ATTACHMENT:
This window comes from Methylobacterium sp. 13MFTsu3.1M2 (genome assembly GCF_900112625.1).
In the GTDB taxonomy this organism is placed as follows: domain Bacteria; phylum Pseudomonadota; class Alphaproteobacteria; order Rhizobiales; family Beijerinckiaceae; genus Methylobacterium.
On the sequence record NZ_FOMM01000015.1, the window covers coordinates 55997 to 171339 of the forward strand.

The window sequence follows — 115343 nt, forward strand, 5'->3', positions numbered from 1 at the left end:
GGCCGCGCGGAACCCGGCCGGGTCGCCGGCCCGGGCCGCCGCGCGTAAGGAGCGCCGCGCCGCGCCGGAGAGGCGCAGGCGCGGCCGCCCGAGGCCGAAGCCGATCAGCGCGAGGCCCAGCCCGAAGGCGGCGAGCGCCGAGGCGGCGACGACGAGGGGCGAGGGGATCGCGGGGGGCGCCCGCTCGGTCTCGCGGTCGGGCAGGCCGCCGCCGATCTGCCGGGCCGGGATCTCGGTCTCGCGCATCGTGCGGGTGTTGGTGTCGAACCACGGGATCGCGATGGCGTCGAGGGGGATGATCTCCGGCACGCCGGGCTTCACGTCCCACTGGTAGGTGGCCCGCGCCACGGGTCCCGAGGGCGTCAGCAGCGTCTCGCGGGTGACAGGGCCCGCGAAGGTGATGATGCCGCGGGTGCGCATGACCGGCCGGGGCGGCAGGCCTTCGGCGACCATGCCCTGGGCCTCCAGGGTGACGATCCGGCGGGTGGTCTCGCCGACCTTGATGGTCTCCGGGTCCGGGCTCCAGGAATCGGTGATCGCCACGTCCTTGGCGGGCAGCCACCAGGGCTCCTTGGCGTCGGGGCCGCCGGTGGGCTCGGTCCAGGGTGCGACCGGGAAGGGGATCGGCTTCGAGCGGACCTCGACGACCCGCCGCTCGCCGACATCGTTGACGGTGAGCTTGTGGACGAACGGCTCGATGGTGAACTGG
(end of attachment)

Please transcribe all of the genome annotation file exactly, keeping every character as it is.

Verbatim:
This window comes from Methylobacterium sp. 13MFTsu3.1M2 (genome assembly GCF_900112625.1).
In the GTDB taxonomy this organism is placed as follows: domain Bacteria; phylum Pseudomonadota; class Alphaproteobacteria; order Rhizobiales; family Beijerinckiaceae; genus Methylobacterium.
On the sequence record NZ_FOMM01000015.1, the window covers coordinates 55997 to 171339 of the forward strand.

The window sequence follows — 115343 nt, forward strand, 5'->3', positions numbered from 1 at the left end:
GGCCGCGCGGAACCCGGCCGGGTCGCCGGCCCGGGCCGCCGCGCGTAAGGAGCGCCGCGCCGCGCCGGAGAGGCGCAGGCGCGGCCGCCCGAGGCCGAAGCCGATCAGCGCGAGGCCCAGCCCGAAGGCGGCGAGCGCCGAGGCGGCGACGACGAGGGGCGAGGGGATCGCGGGGGGCGCCCGCTCGGTCTCGCGGTCGGGCAGGCCGCCGCCGATCTGCCGGGCCGGGATCTCGGTCTCGCGCATCGTGCGGGTGTTGGTGTCGAACCACGGGATCGCGATGGCGTCGAGGGGGATGATCTCCGGCACGCCGGGCTTCACGTCCCACTGGTAGGTGGCCCGCGCCACGGGTCCCGAGGGCGTCAGCAGCGTCTCGCGGGTGACAGGGCCCGCGAAGGTGATGATGCCGCGGGTGCGCATGACCGGCCGGGGCGGCAGGCCTTCGGCGACCATGCCCTGGGCCTCCAGGGTGACGATCCGGCGGGTGGTCTCGCCGACCTTGATGGTCTCCGGGTCCGGGCTCCAGGAATCGGTGATCGCCACGTCCTTGGCGGGCAGCCACCAGGGCTCCTTGGCGTCGGGGCCGCCGGTGGGCTCGGTCCAGGGTGCGACCGGGAAGGGGATCGGCTTCGAGCGGACCTCGACGACCCGCCGCTCGCCGACATCGTTGACGGTGAGCTTGTGGACGAACGGCTCGATGGTGAACTGG